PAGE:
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British Industrial History

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Mont Cenis Railway

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1866.
1872. Comba Scura Bridge.


The railway crossing the Mont Cenis Pass in the Alps, between St. Michel in France and Susa in Piedmont, Italy. It was designed for a short life until the Mont Cenis Tunnel was opened.

This was the first Alpine railway, and it carried the international traffic between Italy and France, as well as the Indian mail prior to the opening of the great tunnel. The line used the Fell design of mountain railway with three rails.

c.1865 An experimental line was constructed part way up the mountain to test the proposal made by Mr Fell. Captain H. W. Tyler produced a report for the British government on this line.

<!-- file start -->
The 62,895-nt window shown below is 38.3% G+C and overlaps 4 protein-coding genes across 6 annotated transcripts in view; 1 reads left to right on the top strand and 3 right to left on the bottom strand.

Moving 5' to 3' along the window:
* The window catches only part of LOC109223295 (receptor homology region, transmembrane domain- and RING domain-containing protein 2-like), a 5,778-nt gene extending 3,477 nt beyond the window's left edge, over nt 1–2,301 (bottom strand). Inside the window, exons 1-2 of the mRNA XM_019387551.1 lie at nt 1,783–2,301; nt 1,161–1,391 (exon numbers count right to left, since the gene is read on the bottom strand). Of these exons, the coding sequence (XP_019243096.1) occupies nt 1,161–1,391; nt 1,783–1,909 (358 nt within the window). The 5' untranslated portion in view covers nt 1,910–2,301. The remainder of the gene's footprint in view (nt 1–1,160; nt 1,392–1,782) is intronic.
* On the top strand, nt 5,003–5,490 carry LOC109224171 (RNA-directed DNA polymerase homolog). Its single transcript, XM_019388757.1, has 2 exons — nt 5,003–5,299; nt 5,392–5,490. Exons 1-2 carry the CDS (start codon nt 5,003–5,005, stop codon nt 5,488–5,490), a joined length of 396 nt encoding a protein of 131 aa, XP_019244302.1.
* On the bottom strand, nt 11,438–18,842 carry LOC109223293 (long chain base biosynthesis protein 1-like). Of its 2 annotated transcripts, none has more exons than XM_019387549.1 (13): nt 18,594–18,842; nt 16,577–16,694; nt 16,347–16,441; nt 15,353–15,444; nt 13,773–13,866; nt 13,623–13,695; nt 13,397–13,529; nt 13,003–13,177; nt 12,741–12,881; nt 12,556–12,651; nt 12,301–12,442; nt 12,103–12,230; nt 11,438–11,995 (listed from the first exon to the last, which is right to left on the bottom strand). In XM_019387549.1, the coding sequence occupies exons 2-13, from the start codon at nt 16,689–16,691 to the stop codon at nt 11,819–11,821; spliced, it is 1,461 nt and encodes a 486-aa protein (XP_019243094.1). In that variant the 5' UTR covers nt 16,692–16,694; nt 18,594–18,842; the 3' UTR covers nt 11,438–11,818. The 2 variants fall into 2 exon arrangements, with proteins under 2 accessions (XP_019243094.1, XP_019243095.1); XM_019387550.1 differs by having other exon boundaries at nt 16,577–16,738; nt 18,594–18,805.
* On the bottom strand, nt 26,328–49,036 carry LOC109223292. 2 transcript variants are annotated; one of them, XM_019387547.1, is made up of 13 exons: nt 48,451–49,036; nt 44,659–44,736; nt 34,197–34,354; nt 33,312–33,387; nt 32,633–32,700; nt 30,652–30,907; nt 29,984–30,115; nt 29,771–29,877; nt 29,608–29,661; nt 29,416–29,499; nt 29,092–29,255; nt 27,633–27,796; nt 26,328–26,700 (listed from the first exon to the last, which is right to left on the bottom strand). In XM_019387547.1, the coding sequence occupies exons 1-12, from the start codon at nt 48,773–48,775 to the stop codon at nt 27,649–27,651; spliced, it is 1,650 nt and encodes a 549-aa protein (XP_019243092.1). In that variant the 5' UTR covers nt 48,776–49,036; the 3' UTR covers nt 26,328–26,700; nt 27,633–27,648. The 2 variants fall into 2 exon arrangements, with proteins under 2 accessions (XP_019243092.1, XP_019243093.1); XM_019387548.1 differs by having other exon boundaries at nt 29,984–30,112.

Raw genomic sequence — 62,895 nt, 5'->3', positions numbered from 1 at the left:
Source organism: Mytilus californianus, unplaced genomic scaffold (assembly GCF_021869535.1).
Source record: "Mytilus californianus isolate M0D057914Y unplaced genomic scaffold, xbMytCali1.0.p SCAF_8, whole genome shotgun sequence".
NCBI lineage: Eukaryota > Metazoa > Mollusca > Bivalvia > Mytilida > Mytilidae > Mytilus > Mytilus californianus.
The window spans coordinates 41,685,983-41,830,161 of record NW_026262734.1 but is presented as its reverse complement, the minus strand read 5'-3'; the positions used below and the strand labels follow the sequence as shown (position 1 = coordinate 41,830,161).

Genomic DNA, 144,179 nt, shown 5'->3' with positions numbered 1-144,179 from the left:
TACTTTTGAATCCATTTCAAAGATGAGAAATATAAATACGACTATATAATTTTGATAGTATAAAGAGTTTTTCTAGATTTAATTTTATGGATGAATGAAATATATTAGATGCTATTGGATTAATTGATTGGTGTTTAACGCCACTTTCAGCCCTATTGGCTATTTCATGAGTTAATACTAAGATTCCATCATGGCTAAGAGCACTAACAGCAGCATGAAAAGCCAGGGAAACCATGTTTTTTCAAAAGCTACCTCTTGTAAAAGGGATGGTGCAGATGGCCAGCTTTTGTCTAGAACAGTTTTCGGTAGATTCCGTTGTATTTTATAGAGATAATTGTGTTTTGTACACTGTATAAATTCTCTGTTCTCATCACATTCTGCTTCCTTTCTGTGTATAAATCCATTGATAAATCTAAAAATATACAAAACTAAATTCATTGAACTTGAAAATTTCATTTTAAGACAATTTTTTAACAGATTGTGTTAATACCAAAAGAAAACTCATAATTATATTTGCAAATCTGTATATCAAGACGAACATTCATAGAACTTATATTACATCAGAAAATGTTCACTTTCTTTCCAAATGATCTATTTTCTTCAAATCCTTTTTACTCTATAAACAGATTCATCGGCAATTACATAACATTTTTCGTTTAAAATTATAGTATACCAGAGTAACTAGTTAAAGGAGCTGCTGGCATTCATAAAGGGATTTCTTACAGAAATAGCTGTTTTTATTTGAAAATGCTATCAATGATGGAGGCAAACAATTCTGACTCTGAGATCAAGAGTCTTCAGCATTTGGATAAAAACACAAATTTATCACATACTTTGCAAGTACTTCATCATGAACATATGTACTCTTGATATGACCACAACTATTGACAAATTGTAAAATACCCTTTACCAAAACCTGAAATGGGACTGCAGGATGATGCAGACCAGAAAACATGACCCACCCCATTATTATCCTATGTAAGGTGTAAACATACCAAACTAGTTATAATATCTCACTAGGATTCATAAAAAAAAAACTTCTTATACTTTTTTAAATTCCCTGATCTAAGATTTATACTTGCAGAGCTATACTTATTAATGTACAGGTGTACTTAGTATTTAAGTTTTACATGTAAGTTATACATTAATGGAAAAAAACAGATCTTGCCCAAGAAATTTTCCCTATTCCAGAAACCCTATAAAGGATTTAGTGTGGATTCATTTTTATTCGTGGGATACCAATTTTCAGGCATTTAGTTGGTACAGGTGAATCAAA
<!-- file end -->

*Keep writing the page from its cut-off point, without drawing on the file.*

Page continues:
c.1867 Brassey and Co reconstructed the railway after it had been carried away in floods[1].

1867 Opening of the line was delayed because the first 2 Fell locomotives had rigid wheelbases that were too long for the curves on the line.

1868 The railway opened in June 1868; it was 48 miles long, with a gauge of 3 ft 7 7⁄16 in and a maximum inclination of 9 per cent.

The Mont Cenis Pass Railway operated from 1868 to 1871 (with some interruptions) during the construction of the Frejus Rail Tunnel.

It was used primarily to transport English mail to India as part of the All Red Route. This temporary line was built by John Brogden and Sons, Thomas Brassey and others, and employed English engine-drivers.

1869 A. Alexander claimed to have designed the locomotive which had previously been attributed to Fell. [2][3]

1870 V. Bell locomotive superintendent.[4]


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